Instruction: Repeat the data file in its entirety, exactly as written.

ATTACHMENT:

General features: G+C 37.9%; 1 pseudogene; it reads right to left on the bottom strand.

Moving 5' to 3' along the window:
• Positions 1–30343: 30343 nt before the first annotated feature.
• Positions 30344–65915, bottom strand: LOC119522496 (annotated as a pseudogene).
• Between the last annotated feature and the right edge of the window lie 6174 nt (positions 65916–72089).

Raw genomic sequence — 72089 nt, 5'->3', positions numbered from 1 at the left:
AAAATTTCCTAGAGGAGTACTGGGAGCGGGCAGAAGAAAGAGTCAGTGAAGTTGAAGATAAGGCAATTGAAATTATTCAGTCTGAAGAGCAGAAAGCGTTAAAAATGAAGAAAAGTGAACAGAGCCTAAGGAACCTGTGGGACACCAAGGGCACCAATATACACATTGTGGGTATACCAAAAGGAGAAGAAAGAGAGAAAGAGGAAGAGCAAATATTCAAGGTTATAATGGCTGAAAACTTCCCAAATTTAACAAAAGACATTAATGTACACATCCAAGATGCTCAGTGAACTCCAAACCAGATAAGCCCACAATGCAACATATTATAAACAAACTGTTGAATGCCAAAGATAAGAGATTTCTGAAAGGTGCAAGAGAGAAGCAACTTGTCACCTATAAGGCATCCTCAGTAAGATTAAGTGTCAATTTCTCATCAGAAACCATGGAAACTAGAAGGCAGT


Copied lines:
General features: G+C 37.9%; 1 pseudogene; it reads right to left on the bottom strand.

Moving 5' to 3' along the window:
• Positions 1–30343: 30343 nt before the first annotated feature.
• Positions 30344–65915, bottom strand: LOC119522496 (annotated as a pseudogene).
• Between the last annotated feature and the right edge of the window lie 6174 nt (positions 65916–72089).

Raw genomic sequence — 72089 nt, 5'->3', positions numbered from 1 at the left:
AAAATTTCCTAGAGGAGTACTGGGAGCGGGCAGAAGAAAGAGTCAGTGAAGTTGAAGATAAGGCAATTGAAATTATTCAGTCTGAAGAGCAGAAAGCGTTAAAAATGAAGAAAAGTGAACAGAGCCTAAGGAACCTGTGGGACACCAAGGGCACCAATATACACATTGTGGGTATACCAAAAGGAGAAGAAAGAGAGAAAGAGGAAGAGCAAATATTCAAGGTTATAATGGCTGAAAACTTCCCAAATTTAACAAAAGACATTAATGTACACATCCAAGATGCTCAGTGAACTCCAAACCAGATAAGCCCACAATGCAACATATTATAAACAAACTGTTGAATGCCAAAGATAAGAGATTTCTGAAAGGTGCAAGAGAGAAGCAACTTGTCACCTATAAGGCATCCTCAGTAAGATTAAGTGTCAATTTCTCATCAGAAACCATGGAAACTAGAAGGCAGT